None of us, with or without CF, have an expiration date stamped somewhere on our body, as there is on food products. There are too many variables. Some people with CF have shorter lives than others who don't have CF; that glass is half empty. Some people with CF live longer than other people who don't have CF; and that glass is half full. Statistics are just a way of putting a number on people. And while it may be helpful for medical professionals, researchers, and fundraising, it can be frightening for people living with the disease.
I'm 79 3/4 years old, and I have CF. I have had many salt tests, two DNA studies, and volunteered for exploratory surgery. My sister died of complications from CF at age twenty. She was married, got pregnant a year later, and got terrible medical care and advice. As I was eight years older, you can imagine the grief I suffered, as there was nothing I could do for my kid sister.
One of the differences was I have always gotten excellent medical care, and have been an advocate for myself. I have fired more CF doctors than Donald Trump has fired contestants on his TV show. Take charge for your child now, until the time comes when he can do it for himself. Expect the best, and clear, uncomplicated information and instructions from your CF doctor.
My rule, whether it's a doctor, insurance salesman, car dealer, whatever...ask a question...if they answer, and you don't understand what they are saying, ask the same question again. If you still don't understand the answer, it's not your fault, it's theirs.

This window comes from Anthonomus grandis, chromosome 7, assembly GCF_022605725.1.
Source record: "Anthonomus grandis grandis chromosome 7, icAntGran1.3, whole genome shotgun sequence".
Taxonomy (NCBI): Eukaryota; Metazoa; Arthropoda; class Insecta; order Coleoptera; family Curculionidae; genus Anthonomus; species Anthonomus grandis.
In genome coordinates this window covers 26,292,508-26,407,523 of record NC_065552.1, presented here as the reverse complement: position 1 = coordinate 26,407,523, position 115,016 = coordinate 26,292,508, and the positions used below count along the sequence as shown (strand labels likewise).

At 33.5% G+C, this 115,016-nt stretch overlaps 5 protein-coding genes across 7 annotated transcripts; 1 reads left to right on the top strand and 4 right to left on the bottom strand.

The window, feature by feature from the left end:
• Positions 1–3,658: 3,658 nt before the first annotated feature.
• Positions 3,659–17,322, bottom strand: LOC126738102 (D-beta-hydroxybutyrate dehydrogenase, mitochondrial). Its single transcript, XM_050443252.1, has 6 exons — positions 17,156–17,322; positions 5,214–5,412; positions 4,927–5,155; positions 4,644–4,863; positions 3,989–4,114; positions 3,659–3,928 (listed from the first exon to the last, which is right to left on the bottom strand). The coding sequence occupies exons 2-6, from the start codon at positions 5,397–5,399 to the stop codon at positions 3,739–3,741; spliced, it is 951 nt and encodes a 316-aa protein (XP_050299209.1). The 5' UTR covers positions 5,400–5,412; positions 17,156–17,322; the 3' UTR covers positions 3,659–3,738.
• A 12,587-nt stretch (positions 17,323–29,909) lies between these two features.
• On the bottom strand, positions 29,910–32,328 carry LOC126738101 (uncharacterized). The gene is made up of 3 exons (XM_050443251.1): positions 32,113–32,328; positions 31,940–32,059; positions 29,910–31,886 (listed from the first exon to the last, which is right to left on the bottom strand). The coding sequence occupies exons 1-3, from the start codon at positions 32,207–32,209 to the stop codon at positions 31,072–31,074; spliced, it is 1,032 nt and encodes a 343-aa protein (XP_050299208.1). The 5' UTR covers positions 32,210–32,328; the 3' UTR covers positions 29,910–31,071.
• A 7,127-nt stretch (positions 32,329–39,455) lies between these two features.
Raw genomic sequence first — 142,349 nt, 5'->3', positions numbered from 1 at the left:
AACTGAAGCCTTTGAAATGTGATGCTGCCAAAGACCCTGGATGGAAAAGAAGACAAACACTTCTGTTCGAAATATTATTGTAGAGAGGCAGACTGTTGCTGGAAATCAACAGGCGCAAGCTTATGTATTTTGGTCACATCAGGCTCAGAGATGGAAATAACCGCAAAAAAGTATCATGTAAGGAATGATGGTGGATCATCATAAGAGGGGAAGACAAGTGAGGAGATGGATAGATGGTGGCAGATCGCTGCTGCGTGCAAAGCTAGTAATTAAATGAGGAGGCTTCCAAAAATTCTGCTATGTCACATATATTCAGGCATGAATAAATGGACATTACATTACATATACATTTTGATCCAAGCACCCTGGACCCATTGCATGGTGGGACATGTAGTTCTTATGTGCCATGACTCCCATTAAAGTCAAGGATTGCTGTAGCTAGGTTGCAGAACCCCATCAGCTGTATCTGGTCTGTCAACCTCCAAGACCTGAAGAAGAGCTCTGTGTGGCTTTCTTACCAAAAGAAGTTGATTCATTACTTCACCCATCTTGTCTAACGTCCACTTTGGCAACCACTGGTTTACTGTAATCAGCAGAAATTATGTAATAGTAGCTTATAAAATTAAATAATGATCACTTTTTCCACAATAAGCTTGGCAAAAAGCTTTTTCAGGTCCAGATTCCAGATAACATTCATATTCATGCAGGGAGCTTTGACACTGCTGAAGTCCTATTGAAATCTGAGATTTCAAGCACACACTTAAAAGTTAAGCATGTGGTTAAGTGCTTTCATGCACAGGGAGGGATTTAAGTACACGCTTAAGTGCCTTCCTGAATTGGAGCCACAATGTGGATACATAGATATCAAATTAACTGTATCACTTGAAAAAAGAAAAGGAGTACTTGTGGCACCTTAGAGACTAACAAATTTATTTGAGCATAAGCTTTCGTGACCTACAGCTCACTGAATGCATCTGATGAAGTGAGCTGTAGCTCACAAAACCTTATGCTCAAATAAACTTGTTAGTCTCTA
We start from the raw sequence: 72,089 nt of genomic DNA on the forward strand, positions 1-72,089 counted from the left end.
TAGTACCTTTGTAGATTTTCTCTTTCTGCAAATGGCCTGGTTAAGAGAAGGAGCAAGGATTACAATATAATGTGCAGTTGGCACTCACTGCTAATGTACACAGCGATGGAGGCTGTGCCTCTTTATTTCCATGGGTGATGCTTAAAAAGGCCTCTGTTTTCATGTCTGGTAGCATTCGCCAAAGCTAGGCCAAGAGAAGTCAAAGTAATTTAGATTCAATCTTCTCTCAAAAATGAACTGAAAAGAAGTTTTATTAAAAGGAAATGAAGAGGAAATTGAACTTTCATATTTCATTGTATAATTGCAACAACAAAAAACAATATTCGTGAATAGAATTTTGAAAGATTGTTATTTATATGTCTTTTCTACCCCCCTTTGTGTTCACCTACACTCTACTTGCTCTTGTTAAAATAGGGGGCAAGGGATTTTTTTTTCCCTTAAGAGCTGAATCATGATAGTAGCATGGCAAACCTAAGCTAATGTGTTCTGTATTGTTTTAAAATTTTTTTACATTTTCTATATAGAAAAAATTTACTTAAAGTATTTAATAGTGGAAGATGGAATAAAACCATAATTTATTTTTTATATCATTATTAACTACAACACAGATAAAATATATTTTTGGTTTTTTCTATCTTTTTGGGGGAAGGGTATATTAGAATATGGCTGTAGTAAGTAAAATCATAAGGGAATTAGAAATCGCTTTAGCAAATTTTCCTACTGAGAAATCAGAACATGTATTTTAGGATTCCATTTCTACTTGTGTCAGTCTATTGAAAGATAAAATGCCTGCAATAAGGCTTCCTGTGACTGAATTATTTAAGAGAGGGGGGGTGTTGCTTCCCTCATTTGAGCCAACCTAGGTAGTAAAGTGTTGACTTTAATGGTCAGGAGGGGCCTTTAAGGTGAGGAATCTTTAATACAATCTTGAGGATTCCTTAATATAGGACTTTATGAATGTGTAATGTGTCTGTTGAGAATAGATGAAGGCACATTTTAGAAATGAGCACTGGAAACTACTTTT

Though it's very difficult at times, try not to transfer your anxieties to your child. Children with CF have to be sure of themselves, and not feel so pampered they can never take care of themselves. Simply put, whatever it takes, it has to be done, and not worry about how long life may be.
When I was first diagnosed, my inhalation machine was the size of a credenza, and I had to go to the doctor's office every day (including Sundays) to use it. That meant, after school, and during vacations. Now, my Pari can fit in my coat pocket.
I've traveled much of the world with it. There are a lot of people on CF Parents who are there for you, and though we might be thousands of miles apart, we're all neighbors, and we will gladly throw you a life preserver. In my present state of health, and having lived a long, amazing life, I have come to terms with my mortality. When your son is my age, I hope he can say the same thing. Hal
Reprinted with permission from Hal Soloff. Compiled by Lisa C. Greene, mom of two kids with CF and author. www.TipsForCFParents.com
More about Hal: Harold A. Soloff April 9, 1931 - September 23, 2013 NORWICH - Harold (Hal) A. Soloff, died peacefully at his home on Monday after a life-long courageous battle with Cystic Fibrosis which he was diagnosed with at age 28. He was one of the oldest survivors of the disease. He was born on April 9, 1931 in Norwich to the late Simon and Bessie (Bruckner) Soloff. Hal left college to enlist in the US Air Force during the Korean War and served until his Honorable Discharge. He returned to attend law school and earned his doctorate degree from the University of Tennessee. Hal taught at Norwich Free Academy for 25 years, and at the graduate level at Connecticut College for 13 years. Hal was predeceased by his wife and best friend, of over 53 years, Phyllis (Bernstein) in 2009. Hal and Phyllis traveled extensively throughout the United States, Europe, Canada and the Caribbean. Hal is survived by his son David of New York, his daughter Jennifer and her husband Eric Hu of Hawaii and his goddaughter Stacy Gould of Norwich. He is also survived by his brother and sister in law Stephen and Barbara Berns, his niece Debra Berns, his nephew Mark Berns and his wife Sol, his niece Karen Whipple and her husband Richard and their daughters Ashley and Brittany. A Graveside Service with Military Honors will be held on Sunday at noon at IOBA Cemetery, Lois St., Norwich, CT. Shiva will be observed at his home, 20 Cherry Hill Road, Norwich on Sunday following the service and Monday evening from 6:30 to 9:00. Donations in Hal's memory may be made to the Cystic Fibrosis Research, Inc., 2672 Bayshore Parkway, Mountain View, CA 94043.